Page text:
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Rapper Rhymefest runs for alderman

When 33-year-old Che “Rhymefest” Smith walks the streets of his Washington Park neighborhood, people recognize him. They call out, “Rhymefest you live in this neighborhood?” and “Oh snap, you just walking around here like you not famous,” and “You famous to us, you on TV!”

For all the warm welcomes, Smith said recently in a speech at Columbia College Chicago that he never sees the same behavior between other residents in his neighborhood.

“They give me so much love — and kill each other,” Smith said. “For all the love they have given me, what can I give them back?”

It seems that Smith has found the answer to his own question: public service. Smith has announced his run for 20th Ward alderman. While the Grammy-award winning rapper has no experience in politics, Smith said he feels he can bring a fresh perspective to the position with his world experiences and history as a resident of the ward.

He has a tough job ahead of him. The 20th Ward is the fifth most violent crime area in the city and includes Woodlawn, Back of the Yards, Washington Park and Englewood. Issues of drug use, gun violence and poverty have riddled many of these communities for years. Area residents also complain of inferior schools.

Smith hopes to provide the answers with “uncommon solutions to common problems,” a phrase he repeats often. Smith said it’s time to implement ideas like green technology, training programs and green villages to bring the community back to what it once was.

Smith also pointed to malnutrition, lack of access to fresh fruit and self-hate as other problems in the neighborhood.

“You don’t have to re-invent the wheel,” Smith told students. “All you have to do is reconnect the dots. This community worked at one time.”

Smith is familiar with many of the ward’s problems. It was only a few years ago that he pleaded guilty to one count of criminal recklessness over a case in which Smith fired three shots from his gun into the air.

The event stemmed from an argument with a real estate agent over the closing price of a home Smith said he had been planning to buy for his mother and sister. When he went to the closing, the home price was $1,500 higher than he had expected. Smith agreed to pay the amount set by the real estate.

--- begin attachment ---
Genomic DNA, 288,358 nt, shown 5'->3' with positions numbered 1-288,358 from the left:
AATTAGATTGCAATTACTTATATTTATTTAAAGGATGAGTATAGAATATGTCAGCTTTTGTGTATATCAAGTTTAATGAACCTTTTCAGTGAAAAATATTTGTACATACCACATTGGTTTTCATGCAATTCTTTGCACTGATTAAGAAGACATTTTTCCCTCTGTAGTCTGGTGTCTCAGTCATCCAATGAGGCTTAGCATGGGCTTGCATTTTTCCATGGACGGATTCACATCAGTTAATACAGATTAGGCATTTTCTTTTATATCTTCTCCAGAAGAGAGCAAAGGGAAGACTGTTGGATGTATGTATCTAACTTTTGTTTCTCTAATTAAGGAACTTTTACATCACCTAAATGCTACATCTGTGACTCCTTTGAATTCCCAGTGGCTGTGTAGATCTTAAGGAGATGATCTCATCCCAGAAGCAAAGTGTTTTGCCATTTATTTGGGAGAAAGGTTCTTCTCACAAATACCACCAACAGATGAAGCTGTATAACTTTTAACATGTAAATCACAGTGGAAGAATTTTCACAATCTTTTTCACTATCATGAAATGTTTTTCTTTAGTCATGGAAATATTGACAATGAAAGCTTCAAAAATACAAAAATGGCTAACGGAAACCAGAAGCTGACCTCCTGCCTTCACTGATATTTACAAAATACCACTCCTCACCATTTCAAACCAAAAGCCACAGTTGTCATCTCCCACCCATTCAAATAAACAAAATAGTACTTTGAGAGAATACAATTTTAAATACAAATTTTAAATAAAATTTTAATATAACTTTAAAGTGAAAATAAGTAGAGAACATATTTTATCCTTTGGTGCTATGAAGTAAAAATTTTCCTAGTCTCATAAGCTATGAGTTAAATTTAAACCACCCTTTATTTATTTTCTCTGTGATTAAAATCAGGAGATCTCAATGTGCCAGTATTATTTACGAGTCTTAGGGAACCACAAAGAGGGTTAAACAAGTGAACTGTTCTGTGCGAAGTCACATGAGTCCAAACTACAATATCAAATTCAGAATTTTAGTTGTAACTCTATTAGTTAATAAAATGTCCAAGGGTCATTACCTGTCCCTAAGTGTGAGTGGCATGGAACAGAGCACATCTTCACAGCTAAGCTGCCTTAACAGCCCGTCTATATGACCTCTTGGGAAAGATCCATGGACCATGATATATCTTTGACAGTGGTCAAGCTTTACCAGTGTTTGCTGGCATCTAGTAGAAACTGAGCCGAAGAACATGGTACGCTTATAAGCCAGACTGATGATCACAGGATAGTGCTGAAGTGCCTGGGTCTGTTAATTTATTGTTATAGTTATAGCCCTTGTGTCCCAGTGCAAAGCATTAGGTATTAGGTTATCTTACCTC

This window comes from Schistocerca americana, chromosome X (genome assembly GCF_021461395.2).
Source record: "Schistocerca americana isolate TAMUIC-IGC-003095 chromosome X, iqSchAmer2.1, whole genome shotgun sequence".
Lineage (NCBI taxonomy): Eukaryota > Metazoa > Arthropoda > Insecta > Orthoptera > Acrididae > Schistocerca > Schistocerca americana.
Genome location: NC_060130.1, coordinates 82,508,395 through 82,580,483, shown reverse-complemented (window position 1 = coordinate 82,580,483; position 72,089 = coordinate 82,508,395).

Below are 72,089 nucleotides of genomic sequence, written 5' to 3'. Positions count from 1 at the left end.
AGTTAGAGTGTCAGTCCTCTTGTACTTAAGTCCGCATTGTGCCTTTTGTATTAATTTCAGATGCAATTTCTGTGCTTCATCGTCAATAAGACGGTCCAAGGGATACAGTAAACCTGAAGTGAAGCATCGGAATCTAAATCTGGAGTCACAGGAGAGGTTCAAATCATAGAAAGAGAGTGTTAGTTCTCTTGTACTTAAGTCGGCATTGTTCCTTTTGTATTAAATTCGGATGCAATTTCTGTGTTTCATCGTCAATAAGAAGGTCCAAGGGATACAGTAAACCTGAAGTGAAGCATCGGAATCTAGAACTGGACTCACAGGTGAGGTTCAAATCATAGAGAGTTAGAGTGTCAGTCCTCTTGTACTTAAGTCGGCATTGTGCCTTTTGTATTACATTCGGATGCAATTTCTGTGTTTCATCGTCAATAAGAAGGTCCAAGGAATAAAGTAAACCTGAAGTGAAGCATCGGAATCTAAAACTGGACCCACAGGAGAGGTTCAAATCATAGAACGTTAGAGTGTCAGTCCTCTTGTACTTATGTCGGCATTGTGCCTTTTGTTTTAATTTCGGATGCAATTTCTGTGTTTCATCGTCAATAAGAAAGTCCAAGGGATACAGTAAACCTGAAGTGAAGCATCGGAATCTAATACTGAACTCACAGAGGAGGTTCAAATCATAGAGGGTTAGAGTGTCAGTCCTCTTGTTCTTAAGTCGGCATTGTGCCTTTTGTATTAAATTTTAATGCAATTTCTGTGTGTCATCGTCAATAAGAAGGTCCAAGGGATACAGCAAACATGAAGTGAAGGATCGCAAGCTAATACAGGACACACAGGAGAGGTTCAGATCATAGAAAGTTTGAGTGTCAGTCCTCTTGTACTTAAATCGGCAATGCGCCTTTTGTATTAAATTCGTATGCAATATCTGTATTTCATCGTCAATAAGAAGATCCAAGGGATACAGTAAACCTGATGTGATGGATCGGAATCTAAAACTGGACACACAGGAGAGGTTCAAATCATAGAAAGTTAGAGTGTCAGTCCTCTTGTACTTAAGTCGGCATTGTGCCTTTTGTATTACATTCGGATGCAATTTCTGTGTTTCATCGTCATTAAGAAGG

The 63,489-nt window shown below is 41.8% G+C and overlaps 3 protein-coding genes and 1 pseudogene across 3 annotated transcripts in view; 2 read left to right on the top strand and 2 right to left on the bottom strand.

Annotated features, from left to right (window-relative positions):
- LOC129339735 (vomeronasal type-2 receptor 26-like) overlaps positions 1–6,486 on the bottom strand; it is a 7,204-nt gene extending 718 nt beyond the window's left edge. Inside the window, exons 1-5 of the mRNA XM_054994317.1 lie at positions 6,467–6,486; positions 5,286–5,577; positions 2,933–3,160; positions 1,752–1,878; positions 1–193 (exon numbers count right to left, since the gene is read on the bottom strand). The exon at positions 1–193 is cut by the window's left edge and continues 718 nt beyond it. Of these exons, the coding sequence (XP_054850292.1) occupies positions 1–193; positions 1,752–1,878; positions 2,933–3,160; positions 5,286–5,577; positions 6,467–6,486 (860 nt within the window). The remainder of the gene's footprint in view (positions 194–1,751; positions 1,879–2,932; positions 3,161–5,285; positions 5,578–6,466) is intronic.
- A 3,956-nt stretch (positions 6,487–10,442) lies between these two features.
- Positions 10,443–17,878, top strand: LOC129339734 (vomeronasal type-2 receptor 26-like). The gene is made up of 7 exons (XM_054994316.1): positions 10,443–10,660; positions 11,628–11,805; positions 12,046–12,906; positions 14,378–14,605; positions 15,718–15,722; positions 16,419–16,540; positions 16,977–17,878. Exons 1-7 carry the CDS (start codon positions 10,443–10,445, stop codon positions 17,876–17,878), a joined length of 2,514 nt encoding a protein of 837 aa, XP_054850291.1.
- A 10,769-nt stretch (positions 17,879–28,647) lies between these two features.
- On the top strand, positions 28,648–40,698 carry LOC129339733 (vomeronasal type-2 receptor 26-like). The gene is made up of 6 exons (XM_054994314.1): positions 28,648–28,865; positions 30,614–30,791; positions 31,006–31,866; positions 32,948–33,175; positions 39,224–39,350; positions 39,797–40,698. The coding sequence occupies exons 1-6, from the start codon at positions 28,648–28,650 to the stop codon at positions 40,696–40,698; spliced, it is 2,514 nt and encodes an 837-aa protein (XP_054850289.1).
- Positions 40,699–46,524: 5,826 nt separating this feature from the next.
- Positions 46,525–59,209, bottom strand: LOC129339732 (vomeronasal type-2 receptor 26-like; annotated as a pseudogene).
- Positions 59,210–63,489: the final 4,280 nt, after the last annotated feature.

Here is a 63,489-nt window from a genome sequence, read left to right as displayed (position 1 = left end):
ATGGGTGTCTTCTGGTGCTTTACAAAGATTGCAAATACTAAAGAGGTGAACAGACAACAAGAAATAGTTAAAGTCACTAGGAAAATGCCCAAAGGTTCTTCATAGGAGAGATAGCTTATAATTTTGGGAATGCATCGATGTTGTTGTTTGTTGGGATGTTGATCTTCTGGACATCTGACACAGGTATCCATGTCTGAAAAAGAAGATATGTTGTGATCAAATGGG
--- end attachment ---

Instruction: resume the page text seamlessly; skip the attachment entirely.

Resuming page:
Later that evening, the realtor returned to Smith’s new home, Smith said, and threatened him, punched him and pushed him. Smith said the man used racially charged language. He fired the shots into the air as a warning, he said.

Since then, he has been a changed man, he said. He gave up his career in 2007 to move back to Chicago to take primary custody of his son and daughter, who now both live with him. Smith also faced a domestic battery case in 2001 involving his former wife. In his speech at Columbia College last month, Smith derided his own violent behavior, calling his actions “unacceptable.”

Smith is running against incumbent Willie Cochran. Smith said he has invaluable experience compared to his opponent.

“I am not a candidate who is created somewhere. I’m a candidate who is a member of the community. I’m a resident,” Smith said. “I’m not saying we’re going to do everything right and solve everybody’s problems, but what I am saying is that it seems as though the status quo has left the communities to suffer.”

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